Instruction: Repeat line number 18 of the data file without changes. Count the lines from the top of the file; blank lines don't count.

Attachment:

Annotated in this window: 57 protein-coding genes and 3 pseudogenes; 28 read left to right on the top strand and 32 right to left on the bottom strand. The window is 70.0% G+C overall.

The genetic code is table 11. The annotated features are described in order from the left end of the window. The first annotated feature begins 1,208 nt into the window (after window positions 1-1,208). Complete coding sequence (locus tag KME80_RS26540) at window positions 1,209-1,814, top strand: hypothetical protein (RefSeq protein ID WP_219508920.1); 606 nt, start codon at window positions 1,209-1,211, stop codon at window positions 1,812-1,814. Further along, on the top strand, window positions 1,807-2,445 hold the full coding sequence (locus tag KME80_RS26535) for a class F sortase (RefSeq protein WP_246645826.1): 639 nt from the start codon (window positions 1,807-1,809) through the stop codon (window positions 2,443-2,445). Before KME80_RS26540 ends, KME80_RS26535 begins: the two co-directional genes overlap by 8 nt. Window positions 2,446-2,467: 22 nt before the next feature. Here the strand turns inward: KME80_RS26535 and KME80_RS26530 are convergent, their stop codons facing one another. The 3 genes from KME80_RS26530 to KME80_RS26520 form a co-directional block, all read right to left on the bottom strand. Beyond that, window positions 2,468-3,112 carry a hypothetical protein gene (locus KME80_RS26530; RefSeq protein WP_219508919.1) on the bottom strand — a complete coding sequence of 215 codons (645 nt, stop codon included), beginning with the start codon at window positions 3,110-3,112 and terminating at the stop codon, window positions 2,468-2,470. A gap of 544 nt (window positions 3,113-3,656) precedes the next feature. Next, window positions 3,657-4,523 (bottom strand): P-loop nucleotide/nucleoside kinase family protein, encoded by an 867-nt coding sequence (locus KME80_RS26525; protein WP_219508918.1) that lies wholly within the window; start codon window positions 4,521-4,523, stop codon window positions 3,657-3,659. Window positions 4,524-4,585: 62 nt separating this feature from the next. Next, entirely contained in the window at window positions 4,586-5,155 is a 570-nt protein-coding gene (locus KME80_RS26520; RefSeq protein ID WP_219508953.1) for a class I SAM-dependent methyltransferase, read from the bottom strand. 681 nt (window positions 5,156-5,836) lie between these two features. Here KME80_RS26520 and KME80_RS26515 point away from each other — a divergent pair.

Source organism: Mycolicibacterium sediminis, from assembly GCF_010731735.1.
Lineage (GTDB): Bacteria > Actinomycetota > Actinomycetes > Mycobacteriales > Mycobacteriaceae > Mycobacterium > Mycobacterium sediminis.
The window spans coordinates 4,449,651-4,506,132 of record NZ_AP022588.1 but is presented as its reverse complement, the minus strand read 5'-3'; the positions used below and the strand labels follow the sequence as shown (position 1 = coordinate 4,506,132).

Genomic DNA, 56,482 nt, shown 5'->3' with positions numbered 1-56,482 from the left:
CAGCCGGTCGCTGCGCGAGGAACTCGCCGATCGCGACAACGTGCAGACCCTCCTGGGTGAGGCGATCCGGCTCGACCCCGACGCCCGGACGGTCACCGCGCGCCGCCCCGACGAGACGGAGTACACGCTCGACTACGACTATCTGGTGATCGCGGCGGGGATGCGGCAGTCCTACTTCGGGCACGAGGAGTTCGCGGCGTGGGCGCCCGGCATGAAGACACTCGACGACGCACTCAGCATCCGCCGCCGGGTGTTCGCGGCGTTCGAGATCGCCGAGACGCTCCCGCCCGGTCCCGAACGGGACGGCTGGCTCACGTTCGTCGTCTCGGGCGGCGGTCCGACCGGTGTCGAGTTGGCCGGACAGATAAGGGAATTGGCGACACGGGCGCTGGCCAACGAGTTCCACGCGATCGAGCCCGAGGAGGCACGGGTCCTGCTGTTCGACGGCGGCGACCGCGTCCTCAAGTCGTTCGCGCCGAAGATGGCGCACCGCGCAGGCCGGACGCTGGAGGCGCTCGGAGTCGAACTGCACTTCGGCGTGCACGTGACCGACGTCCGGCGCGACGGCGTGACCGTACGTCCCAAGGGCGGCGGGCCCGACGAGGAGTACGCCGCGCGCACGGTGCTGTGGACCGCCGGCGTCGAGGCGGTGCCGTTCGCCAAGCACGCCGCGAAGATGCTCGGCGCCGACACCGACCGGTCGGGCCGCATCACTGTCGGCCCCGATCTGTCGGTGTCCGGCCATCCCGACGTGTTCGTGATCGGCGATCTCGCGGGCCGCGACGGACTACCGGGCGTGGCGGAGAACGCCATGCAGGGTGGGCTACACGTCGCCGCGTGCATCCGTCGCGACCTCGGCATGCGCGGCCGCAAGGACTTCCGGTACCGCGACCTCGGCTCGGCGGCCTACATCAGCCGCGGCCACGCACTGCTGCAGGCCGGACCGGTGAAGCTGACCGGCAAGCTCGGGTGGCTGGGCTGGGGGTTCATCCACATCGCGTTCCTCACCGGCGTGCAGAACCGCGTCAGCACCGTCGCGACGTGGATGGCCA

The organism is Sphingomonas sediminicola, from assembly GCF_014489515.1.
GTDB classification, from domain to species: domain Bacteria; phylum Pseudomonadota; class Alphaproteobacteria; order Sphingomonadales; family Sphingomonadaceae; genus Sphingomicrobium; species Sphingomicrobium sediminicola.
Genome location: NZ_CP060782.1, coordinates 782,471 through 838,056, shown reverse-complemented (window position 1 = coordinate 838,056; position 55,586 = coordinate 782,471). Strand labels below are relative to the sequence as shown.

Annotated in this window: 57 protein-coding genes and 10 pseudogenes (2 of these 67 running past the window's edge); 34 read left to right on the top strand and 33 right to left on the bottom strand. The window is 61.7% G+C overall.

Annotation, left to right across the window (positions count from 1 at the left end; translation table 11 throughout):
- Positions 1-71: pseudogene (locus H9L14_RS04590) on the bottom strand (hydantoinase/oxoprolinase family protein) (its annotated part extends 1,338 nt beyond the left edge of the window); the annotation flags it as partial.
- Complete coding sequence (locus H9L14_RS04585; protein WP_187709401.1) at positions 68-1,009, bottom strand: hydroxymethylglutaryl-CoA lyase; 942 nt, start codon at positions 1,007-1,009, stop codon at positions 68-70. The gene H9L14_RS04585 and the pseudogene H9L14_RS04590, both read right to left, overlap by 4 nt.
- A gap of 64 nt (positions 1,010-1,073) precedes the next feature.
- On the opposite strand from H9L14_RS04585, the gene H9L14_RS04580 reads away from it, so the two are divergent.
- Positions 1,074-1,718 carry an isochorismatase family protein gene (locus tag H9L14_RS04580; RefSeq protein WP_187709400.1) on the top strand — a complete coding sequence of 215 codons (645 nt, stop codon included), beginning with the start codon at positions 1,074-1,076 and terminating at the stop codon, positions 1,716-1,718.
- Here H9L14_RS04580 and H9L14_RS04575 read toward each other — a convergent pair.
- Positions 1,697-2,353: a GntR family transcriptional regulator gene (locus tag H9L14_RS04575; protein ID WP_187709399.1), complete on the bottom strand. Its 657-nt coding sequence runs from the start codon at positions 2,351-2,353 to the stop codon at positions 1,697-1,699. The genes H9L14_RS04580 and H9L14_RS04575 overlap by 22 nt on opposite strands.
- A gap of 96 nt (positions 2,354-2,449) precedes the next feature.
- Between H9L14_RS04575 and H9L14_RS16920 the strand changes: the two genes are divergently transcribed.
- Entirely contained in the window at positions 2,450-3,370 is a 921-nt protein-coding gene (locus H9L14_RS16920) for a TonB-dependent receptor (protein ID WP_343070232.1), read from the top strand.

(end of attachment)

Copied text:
- Here H9L14_RS04580 and H9L14_RS04575 read toward each other — a convergent pair.